This tropical wave may develop next week in the Bay of Campeche
Just when it looked like things would remain quiet for a while, things change. The NHC is watching an area of showers and thunderstorms, associated with a tropical wave, as it moves slowly through the western Caribbean.
As of this morning, the NHC was giving the area a 20% chance of developing over the next 48 hours. In looking at satellite images of the region, there is definitely an increase in deep convection associated with the system.
Water temps in the area are plenty warm but vertical wind shear, the difference in wind speed with height, is running above average right now. This means that upper level conditions are not quite there yet to allow for much development. However, the NHC notes that conditions may improve over the next few days as the tropical wave moves over Central America.
Global computer models are not too ambitious about development though the GFS in particular does show a well defined low pressure area in the southern Bay of Campeche within three to four days. It is not unusual for tropical waves to develop in this region fairly quickly. There is something about the make-up of the area that seems to foster small but quick growing tropical cyclones.
Right now the main impact will be heavy rains spreading across the western Caribbean in to Central America. Early next week, it is possible that we will see a tropical storm form in the Bay of Campeche and so interests in that region should pay close attention to this developing situation.
The weather pattern at present does not favor this system coming north enough to affect the United States. This looks to be an issue for areas along the southern Yucatan and in to the Bay of Campeche next week.
I’ll post more in this system tomorrow morning.
Vigorous Tropical Wave That Will Affect the Lesser Antilles in a Few Days
The tropics are busy, sure, but with no threats to land, there is probably not much interest in what’s going on out there. However, we do have a tropical wave that has flared up in recent days that is bound for the Caribbean Sea.
While none of the global models develop this wave to any significance, it will likely bring a period of squally weather to portions of the Lesser Antilles in the coming days. This is probably one of the last of the vigorous tropical waves that we will see for a while as the season is progressing towards favoring the western parts of the Atlantic Basin rather than the region between Africa and the Islands.
Meanwhile, hurricane Nadine continues to move away from the U.S. and could be an issue for the Azores Islands several days down the road. In fact, the global models suggest that it will linger in the Atlantic for perhaps another 10 days. Sometimes these systems get stuck in the current pattern and can hang on for days on end.
The east Pacific has TS Kristy which is falling apart off the Baja and TD #12-E which is not expected to impact land as it strengthens some and moves generally northwest with time.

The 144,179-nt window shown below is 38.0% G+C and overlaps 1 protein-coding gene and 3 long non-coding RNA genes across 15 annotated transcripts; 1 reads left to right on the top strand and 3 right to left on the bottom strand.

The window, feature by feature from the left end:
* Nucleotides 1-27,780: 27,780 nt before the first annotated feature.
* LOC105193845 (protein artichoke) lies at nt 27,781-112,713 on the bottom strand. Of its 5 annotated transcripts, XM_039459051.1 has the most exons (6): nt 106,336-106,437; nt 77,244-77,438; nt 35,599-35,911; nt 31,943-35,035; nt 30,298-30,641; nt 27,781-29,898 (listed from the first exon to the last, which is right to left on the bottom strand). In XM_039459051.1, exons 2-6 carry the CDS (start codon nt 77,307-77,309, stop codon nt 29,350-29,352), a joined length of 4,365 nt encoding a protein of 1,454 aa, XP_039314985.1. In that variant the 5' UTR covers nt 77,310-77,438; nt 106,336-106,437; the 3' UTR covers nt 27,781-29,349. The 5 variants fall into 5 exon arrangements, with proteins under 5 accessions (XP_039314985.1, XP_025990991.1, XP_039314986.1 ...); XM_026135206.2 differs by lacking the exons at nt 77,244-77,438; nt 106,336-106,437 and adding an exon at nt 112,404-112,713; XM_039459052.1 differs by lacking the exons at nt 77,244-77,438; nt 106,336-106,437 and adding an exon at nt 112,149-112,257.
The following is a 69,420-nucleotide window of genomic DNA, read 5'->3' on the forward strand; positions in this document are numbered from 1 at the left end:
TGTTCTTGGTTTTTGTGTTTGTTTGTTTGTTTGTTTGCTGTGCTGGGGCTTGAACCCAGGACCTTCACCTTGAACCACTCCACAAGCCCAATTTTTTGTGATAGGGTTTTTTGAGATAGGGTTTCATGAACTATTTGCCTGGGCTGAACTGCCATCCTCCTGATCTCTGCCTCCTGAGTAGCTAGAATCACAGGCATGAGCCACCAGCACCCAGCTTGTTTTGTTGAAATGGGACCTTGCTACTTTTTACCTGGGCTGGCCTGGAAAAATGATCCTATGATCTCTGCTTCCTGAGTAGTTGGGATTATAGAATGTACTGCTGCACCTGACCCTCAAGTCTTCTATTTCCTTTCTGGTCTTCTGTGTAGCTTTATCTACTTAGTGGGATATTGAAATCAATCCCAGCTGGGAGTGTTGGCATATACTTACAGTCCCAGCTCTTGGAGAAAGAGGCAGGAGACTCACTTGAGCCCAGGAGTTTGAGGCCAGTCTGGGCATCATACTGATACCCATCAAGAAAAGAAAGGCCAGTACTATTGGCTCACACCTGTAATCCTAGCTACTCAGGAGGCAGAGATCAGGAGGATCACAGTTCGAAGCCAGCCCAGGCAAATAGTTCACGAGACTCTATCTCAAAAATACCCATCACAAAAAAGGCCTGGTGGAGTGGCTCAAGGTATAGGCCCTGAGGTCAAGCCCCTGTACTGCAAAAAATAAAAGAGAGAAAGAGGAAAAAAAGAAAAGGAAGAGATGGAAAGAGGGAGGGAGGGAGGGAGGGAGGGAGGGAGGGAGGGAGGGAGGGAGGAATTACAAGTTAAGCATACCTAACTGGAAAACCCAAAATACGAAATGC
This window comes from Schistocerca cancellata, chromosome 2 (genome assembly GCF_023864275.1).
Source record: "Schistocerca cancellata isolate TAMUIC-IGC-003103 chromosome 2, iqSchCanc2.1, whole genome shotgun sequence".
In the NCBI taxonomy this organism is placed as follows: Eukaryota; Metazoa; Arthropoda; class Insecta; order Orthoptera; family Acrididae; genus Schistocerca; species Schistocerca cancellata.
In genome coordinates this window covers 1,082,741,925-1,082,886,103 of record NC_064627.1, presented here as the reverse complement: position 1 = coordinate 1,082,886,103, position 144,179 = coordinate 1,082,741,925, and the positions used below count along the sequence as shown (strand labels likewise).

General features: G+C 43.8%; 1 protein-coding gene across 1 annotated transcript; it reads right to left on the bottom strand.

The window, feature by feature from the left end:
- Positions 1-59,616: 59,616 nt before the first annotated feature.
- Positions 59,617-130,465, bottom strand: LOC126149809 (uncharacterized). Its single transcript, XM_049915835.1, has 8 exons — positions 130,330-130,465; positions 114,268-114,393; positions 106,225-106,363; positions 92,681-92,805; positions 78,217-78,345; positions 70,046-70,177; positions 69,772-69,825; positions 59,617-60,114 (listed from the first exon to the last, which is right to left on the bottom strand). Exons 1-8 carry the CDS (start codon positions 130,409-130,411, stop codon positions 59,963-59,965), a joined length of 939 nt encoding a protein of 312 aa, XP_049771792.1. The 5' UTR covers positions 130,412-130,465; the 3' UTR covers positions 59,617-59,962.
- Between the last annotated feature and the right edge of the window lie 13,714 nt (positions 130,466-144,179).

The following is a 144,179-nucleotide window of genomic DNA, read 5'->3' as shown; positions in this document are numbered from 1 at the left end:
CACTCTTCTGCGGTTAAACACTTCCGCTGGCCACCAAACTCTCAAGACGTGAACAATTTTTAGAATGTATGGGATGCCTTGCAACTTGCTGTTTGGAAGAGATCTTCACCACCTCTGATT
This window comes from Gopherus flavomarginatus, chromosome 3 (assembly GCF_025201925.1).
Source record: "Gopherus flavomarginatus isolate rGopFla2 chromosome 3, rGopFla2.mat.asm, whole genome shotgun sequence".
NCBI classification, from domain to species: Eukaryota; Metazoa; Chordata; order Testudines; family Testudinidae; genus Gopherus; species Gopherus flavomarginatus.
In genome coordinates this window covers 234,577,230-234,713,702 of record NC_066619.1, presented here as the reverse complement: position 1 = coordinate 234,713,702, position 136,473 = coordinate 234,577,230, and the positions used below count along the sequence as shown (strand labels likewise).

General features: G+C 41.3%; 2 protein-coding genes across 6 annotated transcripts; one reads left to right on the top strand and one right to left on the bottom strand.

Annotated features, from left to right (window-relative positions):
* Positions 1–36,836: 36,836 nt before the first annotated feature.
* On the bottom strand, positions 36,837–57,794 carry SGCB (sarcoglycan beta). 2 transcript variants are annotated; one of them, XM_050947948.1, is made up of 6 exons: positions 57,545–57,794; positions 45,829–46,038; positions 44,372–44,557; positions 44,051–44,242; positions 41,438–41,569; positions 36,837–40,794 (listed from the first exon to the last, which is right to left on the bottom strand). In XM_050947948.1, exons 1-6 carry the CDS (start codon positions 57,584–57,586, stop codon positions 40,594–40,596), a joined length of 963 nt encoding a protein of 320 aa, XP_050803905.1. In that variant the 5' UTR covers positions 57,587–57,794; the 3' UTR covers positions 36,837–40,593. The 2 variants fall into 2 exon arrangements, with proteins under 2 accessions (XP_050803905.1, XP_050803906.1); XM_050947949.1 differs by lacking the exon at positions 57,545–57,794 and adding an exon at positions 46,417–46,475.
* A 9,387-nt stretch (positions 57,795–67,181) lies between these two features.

I’ll have more here tomorrow. Be sure to catch the video blog for today which has been uploaded to our iPhone app.
I know that folks in Florida will be glad to see Debby moving on off the coast and out in to the Atlantic. The storm dumped anywhere from 12 to 20+ inches of rain across portions of Florida. Freshwater flooding will be an ongoing concern as rivers fill with the run off and swell to flood stage and beyond. You can check the progress of the flooding situation by utilizing the fantastic resources of the Southeast River Forecast Center. Click here to access their site. It will give you specific river flooding info for your area and provide daily updates to that data.
Debby is certainly a lesson in understanding all of the effects of a tropical cyclone. I hope that people realize that we’re not just worried about the impacts from big, mean hurricanes. Even a moderate tropical storm, even a depression, can dump excessive amounts of rain on an area and cause significant flooding issues.
Once Debby leaves Florida behind, it will move out in to the Atlantic and likely regain some of its strength over the warm waters. However, it will move away from the Southeast and not be a problem any longer.
The remainder of the tropics are mostly quiet although there is a well developed tropical wave moving westward across the open tropical Atlantic. The NHC tagged it last night as “low probability for development”. This area is not usually favorable for development in June so the fact that we are seeing some potential is interesting. I’ll keep an eye on the system as it moves westward. It is likely going to bring some rain and squally weather to portions of the Lesser Antilles in a few days but should remain only a tropical wave and not develop much.